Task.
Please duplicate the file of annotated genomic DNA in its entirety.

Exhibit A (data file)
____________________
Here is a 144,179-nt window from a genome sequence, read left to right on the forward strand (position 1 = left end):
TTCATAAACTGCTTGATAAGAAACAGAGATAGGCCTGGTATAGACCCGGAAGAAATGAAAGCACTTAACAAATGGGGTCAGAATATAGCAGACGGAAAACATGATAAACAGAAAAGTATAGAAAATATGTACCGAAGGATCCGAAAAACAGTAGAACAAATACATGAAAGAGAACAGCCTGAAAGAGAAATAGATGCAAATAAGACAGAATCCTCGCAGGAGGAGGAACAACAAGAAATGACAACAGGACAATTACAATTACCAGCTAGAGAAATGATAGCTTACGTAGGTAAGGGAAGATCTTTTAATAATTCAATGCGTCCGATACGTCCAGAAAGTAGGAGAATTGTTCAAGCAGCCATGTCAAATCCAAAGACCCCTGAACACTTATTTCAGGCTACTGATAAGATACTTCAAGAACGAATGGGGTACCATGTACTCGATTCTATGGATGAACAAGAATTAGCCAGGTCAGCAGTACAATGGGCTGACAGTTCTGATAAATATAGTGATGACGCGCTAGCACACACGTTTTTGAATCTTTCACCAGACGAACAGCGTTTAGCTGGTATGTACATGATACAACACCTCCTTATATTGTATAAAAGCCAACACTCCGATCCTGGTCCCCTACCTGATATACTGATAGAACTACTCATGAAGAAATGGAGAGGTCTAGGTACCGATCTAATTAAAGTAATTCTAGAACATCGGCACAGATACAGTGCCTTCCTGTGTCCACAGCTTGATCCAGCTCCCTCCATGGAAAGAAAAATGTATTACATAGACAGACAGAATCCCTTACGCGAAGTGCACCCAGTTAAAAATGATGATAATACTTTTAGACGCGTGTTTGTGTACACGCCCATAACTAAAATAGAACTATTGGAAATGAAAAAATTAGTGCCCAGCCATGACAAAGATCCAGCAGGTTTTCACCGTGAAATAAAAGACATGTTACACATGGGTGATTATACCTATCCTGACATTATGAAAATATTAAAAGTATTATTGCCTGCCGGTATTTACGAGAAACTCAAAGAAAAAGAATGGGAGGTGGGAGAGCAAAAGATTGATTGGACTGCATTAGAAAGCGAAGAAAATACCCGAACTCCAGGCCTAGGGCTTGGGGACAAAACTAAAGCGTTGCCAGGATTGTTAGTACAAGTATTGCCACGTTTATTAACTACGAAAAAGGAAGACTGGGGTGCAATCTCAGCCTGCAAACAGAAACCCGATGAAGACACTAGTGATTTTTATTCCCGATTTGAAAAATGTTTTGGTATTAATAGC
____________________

Here is a 144,179-nt window from a genome sequence, read left to right on the forward strand (position 1 = left end):
TTCATAAACTGCTTGATAAGAAACAGAGATAGGCCTGGTATAGACCCGGAAGAAATGAAAGCACTTAACAAATGGGGTCAGAATATAGCAGACGGAAAACATGATAAACAGAAAAGTATAGAAAATATGTACCGAAGGATCCGAAAAACAGTAGAACAAATACATGAAAGAGAACAGCCTGAAAGAGAAATAGATGCAAATAAGACAGAATCCTCGCAGGAGGAGGAACAACAAGAAATGACAACAGGACAATTACAATTACCAGCTAGAGAAATGATAGCTTACGTAGGTAAGGGAAGATCTTTTAATAATTCAATGCGTCCGATACGTCCAGAAAGTAGGAGAATTGTTCAAGCAGCCATGTCAAATCCAAAGACCCCTGAACACTTATTTCAGGCTACTGATAAGATACTTCAAGAACGAATGGGGTACCATGTACTCGATTCTATGGATGAACAAGAATTAGCCAGGTCAGCAGTACAATGGGCTGACAGTTCTGATAAATATAGTGATGACGCGCTAGCACACACGTTTTTGAATCTTTCACCAGACGAACAGCGTTTAGCTGGTATGTACATGATACAACACCTCCTTATATTGTATAAAAGCCAACACTCCGATCCTGGTCCCCTACCTGATATACTGATAGAACTACTCATGAAGAAATGGAGAGGTCTAGGTACCGATCTAATTAAAGTAATTCTAGAACATCGGCACAGATACAGTGCCTTCCTGTGTCCACAGCTTGATCCAGCTCCCTCCATGGAAAGAAAAATGTATTACATAGACAGACAGAATCCCTTACGCGAAGTGCACCCAGTTAAAAATGATGATAATACTTTTAGACGCGTGTTTGTGTACACGCCCATAACTAAAATAGAACTATTGGAAATGAAAAAATTAGTGCCCAGCCATGACAAAGATCCAGCAGGTTTTCACCGTGAAATAAAAGACATGTTACACATGGGTGATTATACCTATCCTGACATTATGAAAATATTAAAAGTATTATTGCCTGCCGGTATTTACGAGAAACTCAAAGAAAAAGAATGGGAGGTGGGAGAGCAAAAGATTGATTGGACTGCATTAGAAAGCGAAGAAAATACCCGAACTCCAGGCCTAGGGCTTGGGGACAAAACTAAAGCGTTGCCAGGATTGTTAGTACAAGTATTGCCACGTTTATTAACTACGAAAAAGGAAGACTGGGGTGCAATCTCAGCCTGCAAACAGAAACCCGATGAAGACACTAGTGATTTTTATTCCCGATTTGAAAAATGTTTTGGTATTAATAGC